Open source technologies offer governments transparency, community building tools, and tech options that can be deployed with a government’s often limited resources. In 2010, Gail Roper, City of Raleigh CIO and community relations manager told the after lunch crowd at the All Things Open Conference on Wednesday.

Recalling that Forbes named Raleigh the nation’s most wire city in 2010, Roper said, “We want it to be the most connected city.” Raleigh, which embraces the “Open source city” brand, had a number of advantages in taking that route. Those included “A major open source partner in our midst. You know who that is.” She was referring, of course, to Red Hat, one of the most successful open source companies in the world.

Prior to Roper’s talk, the Research Triangle Park’s Mason Aidstock, filling in for an ill Bob Geolas, CEO of the RTP Foundation, noted that the Park was founded on the basis of public private partnerships and the region “Believes in open innovation.”

“We believe technology can enhance economic development, and the quality of life in the community,” Roper said. “It’s a catalyst to interact with the public. We want open access, anywhere, anytime, on any device.”

While the city first began exploring the use of open source back in 2012, it required some internal culture adjustments, Roper said. “We had some who thought it was a little wonky. They thought of it as developed in a basement somewhere and that we were going to get hacked.”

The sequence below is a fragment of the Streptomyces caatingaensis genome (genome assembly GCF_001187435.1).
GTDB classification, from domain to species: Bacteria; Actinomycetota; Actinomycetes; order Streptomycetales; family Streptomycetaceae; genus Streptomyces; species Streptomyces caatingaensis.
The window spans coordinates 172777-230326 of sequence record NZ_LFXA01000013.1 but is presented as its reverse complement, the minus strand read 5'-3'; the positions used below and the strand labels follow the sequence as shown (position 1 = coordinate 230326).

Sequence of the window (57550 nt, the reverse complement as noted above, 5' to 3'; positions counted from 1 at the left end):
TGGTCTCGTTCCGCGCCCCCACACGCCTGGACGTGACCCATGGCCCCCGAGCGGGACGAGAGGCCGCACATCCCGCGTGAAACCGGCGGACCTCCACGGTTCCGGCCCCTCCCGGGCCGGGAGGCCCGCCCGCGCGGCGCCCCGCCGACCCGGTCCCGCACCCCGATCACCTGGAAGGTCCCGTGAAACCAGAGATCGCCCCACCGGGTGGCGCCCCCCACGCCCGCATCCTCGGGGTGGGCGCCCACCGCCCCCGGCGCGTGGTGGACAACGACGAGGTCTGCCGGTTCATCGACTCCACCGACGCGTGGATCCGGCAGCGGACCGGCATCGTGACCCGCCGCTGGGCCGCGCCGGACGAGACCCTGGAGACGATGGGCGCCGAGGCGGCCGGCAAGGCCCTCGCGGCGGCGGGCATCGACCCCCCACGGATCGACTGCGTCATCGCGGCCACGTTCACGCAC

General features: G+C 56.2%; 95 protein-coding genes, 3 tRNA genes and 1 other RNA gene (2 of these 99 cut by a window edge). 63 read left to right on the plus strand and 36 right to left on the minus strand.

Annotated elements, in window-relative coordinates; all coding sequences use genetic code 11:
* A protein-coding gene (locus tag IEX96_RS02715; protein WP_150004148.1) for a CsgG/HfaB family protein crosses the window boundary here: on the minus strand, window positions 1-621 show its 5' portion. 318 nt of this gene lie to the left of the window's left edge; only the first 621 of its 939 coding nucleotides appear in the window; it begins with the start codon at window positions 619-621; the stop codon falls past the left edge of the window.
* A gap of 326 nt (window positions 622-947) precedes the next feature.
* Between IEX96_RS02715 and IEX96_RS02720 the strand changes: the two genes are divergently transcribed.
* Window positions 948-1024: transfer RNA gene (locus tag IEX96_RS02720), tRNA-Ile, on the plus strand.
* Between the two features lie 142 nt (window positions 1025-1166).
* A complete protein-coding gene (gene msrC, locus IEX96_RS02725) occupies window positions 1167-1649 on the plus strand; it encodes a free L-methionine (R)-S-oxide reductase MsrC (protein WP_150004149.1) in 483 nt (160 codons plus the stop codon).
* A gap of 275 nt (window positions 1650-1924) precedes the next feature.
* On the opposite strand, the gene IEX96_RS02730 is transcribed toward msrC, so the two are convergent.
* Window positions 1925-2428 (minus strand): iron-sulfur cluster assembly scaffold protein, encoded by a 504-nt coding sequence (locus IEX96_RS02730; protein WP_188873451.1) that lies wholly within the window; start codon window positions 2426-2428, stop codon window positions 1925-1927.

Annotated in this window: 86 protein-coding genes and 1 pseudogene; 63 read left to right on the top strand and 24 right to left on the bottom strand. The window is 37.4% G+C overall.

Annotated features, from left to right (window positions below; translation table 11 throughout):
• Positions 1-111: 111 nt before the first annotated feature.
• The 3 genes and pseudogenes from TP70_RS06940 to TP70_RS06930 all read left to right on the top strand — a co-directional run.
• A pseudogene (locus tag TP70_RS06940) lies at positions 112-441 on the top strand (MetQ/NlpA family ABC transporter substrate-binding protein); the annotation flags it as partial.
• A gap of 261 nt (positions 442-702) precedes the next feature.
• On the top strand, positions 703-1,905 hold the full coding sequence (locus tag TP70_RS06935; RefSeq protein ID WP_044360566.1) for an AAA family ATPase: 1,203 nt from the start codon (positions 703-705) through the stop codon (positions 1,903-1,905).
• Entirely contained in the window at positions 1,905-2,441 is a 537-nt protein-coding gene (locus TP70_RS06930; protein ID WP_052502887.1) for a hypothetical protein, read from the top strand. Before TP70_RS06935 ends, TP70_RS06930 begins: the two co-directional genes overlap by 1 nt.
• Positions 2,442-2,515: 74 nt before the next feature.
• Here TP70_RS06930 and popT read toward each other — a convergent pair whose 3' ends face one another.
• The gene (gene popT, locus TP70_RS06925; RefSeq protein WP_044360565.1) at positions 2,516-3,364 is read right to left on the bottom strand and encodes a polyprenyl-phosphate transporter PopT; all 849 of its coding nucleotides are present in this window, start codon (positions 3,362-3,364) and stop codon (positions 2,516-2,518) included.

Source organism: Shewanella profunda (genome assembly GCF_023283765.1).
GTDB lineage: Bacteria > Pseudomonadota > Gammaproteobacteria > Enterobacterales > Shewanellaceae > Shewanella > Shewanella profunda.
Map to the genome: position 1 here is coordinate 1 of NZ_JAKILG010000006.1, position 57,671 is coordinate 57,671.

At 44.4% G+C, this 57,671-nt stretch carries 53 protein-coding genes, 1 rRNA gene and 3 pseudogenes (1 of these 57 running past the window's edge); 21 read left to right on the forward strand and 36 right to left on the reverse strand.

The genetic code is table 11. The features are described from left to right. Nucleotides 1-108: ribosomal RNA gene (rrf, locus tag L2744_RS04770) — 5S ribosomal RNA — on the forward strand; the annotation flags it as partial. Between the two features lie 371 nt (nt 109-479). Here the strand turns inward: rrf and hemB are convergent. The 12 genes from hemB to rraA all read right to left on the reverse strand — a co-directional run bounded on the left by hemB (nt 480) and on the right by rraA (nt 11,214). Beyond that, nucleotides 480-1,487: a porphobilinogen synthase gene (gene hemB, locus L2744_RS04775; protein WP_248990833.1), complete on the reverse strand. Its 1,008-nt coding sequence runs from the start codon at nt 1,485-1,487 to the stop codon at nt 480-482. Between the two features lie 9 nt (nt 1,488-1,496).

Actually, according to Olivier Thierry, from open source email firm Zimba, governments are safer using OS because its transparent. “It has no skeleton keys or hidden components.” Raleigh is not the only government or agency that has turned to OS tech.

Thierry showed a set of newspaper headlines on such adoptions as the United Kingdom switching from Microsoft Office to Open Office, Oracle’s open source suite; the International Space Station running Linux, and many more.

“Just the U.S. government alone uses a tremendous amount of open source tech, including 400 repositories,” Thierry said. Repositories for open source code mean developers don’t have to start things from scratch but can use already tested software components to do various chores.

“Open source is all about reuseability,” he added. “You re-use and build on things already available. If you start from scratch, you’ll spend a good bit of money.”

You can also add extensions to OS software to customize it to specific needs. HIs firm’s email program, for instance, can be made to comply with privacy and security protocols such as HIPPA.”

The open source community is one reason OS software can be more secure and reliable than commercial products, he said. “It’s a force multiplier effect. Seventy-thousand people look at the code. Given enough eyeballs, all bugs are shallow.”

These days, he said, eight of ten users choose open source base on its quality. That’s one reason the U.S. government has said OS should receive at least as much consideration in software acquisitions as commercial products.